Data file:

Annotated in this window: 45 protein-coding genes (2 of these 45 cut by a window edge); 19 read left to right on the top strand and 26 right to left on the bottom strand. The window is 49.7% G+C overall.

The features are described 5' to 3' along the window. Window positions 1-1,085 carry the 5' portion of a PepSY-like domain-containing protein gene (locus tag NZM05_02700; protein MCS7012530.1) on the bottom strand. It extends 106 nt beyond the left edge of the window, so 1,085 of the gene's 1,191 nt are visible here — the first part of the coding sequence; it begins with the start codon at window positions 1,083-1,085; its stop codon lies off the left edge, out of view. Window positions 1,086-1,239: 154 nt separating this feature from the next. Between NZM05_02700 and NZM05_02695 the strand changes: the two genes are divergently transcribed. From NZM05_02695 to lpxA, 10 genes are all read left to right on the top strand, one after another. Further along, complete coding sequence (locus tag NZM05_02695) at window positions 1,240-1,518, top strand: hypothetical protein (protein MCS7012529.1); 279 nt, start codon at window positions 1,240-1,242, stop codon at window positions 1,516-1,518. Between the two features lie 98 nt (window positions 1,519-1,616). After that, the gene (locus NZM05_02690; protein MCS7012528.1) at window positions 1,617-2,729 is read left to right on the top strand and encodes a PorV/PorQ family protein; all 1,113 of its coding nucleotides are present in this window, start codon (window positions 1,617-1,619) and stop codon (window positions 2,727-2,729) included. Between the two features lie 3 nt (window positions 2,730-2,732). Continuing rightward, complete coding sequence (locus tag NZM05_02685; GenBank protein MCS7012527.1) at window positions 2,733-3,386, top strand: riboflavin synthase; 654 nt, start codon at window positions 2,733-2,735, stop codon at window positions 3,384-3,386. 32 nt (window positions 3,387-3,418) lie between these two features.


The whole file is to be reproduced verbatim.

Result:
Annotated in this window: 45 protein-coding genes (2 of these 45 cut by a window edge); 19 read left to right on the top strand and 26 right to left on the bottom strand. The window is 49.7% G+C overall.

The features are described 5' to 3' along the window. Window positions 1-1,085 carry the 5' portion of a PepSY-like domain-containing protein gene (locus tag NZM05_02700; protein MCS7012530.1) on the bottom strand. It extends 106 nt beyond the left edge of the window, so 1,085 of the gene's 1,191 nt are visible here — the first part of the coding sequence; it begins with the start codon at window positions 1,083-1,085; its stop codon lies off the left edge, out of view. Window positions 1,086-1,239: 154 nt separating this feature from the next. Between NZM05_02700 and NZM05_02695 the strand changes: the two genes are divergently transcribed. From NZM05_02695 to lpxA, 10 genes are all read left to right on the top strand, one after another. Further along, complete coding sequence (locus tag NZM05_02695) at window positions 1,240-1,518, top strand: hypothetical protein (protein MCS7012529.1); 279 nt, start codon at window positions 1,240-1,242, stop codon at window positions 1,516-1,518. Between the two features lie 98 nt (window positions 1,519-1,616). After that, the gene (locus NZM05_02690; protein MCS7012528.1) at window positions 1,617-2,729 is read left to right on the top strand and encodes a PorV/PorQ family protein; all 1,113 of its coding nucleotides are present in this window, start codon (window positions 1,617-1,619) and stop codon (window positions 2,727-2,729) included. Between the two features lie 3 nt (window positions 2,730-2,732). Continuing rightward, complete coding sequence (locus tag NZM05_02685; GenBank protein MCS7012527.1) at window positions 2,733-3,386, top strand: riboflavin synthase; 654 nt, start codon at window positions 2,733-2,735, stop codon at window positions 3,384-3,386. 32 nt (window positions 3,387-3,418) lie between these two features.